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Home » IANS » Australian govt accuses China of undermining trade deal

Australian govt accuses China of undermining trade deal

By IANS
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Canberra, Dec 9 (IANS) The Australian government has accused China of undermining their free trade agreement over a series of actions by Beijing against Australian export goods.

In his strongest comments yet, Australian Trade Minister Simon Birmingham said China had “targeted” a dozen Australian goods amid tensions between the countries, the BBC reported on Wednesday.

China has imposed sanctions or halts on Australian goods such as grain, wine and beef this year. This has caused alarm in Australia, as China is its biggest trading partner.

“We continue to raise issues of apparent potential, discriminatory actions targeted against Australia,” Birmingham said, adding Australia was “considering all dispute settlement options”.

China buys more than a third of Australia’s exports, and accounts for 27 per cent of two-way trade. Beijing has accused Australia of “unfriendly” and “hostile” attitudes towards China, amid a deteriorating political row.

Last week, Australia reacted angrily to a Chinese official’s post on Twitter which included a graphic, fake image of an Australian soldier killing an Afghan child.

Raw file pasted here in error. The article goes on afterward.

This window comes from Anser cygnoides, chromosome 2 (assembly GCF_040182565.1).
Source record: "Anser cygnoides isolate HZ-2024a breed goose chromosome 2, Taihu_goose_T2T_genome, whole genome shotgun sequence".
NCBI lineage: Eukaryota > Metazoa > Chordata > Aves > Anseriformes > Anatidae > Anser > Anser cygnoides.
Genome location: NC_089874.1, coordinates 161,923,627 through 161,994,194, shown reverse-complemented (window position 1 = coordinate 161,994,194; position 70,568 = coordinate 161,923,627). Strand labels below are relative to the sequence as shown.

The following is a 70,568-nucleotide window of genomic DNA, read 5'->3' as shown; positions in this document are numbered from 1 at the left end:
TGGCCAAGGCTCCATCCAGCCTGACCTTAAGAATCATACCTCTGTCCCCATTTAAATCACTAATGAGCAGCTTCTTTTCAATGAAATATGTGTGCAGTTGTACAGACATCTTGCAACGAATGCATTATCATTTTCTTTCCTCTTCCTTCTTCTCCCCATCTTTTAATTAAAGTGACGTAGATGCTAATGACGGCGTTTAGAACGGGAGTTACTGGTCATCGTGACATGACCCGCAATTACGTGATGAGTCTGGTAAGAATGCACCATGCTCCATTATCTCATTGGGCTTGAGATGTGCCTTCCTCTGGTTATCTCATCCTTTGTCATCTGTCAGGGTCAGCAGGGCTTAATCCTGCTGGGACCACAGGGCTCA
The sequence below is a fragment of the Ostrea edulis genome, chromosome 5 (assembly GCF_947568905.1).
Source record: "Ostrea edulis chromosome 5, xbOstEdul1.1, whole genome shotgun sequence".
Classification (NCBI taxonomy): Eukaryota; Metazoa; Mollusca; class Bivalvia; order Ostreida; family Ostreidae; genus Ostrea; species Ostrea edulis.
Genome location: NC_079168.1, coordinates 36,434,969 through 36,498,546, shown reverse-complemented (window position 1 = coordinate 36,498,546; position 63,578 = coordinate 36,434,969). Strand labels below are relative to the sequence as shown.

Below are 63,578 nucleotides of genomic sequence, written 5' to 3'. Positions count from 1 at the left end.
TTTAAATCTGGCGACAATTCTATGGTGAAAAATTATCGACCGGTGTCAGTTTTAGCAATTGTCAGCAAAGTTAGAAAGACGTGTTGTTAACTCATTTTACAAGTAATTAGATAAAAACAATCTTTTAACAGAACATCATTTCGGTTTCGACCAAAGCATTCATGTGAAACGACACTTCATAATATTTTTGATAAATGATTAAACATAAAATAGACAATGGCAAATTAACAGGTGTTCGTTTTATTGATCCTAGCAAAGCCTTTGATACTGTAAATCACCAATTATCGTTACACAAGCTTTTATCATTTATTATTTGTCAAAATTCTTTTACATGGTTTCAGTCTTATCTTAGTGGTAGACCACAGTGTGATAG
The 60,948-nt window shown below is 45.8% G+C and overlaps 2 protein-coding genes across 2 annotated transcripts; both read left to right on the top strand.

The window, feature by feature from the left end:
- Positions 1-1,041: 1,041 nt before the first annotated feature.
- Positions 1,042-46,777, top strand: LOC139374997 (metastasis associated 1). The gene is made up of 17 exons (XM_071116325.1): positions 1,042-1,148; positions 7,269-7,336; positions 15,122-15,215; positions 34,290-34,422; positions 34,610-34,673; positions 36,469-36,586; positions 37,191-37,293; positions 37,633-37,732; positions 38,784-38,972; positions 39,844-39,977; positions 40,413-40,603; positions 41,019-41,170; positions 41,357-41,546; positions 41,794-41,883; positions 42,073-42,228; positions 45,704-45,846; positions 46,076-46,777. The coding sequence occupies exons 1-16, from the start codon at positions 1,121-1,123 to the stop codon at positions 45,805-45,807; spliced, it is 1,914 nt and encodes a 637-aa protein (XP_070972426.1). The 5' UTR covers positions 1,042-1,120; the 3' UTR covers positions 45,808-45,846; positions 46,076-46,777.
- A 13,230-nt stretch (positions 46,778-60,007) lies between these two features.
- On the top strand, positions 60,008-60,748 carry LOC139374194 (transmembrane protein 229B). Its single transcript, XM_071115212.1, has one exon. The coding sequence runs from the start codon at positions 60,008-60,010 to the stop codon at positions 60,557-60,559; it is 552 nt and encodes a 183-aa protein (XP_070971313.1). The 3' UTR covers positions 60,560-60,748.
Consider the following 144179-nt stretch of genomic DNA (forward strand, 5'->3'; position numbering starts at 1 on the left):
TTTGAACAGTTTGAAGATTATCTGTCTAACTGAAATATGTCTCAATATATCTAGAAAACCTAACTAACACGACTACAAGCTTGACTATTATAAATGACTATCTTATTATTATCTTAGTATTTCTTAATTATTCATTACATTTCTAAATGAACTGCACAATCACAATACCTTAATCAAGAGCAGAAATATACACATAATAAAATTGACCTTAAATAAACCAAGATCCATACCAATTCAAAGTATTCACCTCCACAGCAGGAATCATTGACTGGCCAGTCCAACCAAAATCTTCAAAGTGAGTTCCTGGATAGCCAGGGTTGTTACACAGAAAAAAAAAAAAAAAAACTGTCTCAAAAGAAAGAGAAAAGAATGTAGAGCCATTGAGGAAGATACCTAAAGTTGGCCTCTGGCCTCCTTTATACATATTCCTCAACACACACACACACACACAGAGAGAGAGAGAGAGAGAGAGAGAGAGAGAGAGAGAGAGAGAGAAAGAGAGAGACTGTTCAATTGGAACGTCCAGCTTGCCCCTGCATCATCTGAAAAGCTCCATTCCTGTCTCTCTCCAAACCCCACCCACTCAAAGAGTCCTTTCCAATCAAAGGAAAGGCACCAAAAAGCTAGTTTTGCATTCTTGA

Australian Prime Minister Scott Morrison demanded an apology from Beijing, which was rejected.

The two nations signed a free trade agreement in 2015, which reduced tariffs and increased access to dozens of goods.

But since May, China has imposed successive sanctions on Australian goods including barley, meat and dairy products, timber, coal and cotton.

More recently, it placed tariffs of up to 200 per cent on Australian wine – citing allegations of illegal trade practices, which are disputed by Australia.

On Wednesday, Birmingham confirmed another Australian beef producer had also been blocked.

“The targeted nature of Chinese government measures on Australian goods raises concerns about China’s adherence to the letter and spirit of its ChAFTA (free trade agreement) and WTO obligations,” he told Australia’s Senate.

–IANS

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(This story has not been edited by Newsd staff and is auto-generated from a syndicated feed.)
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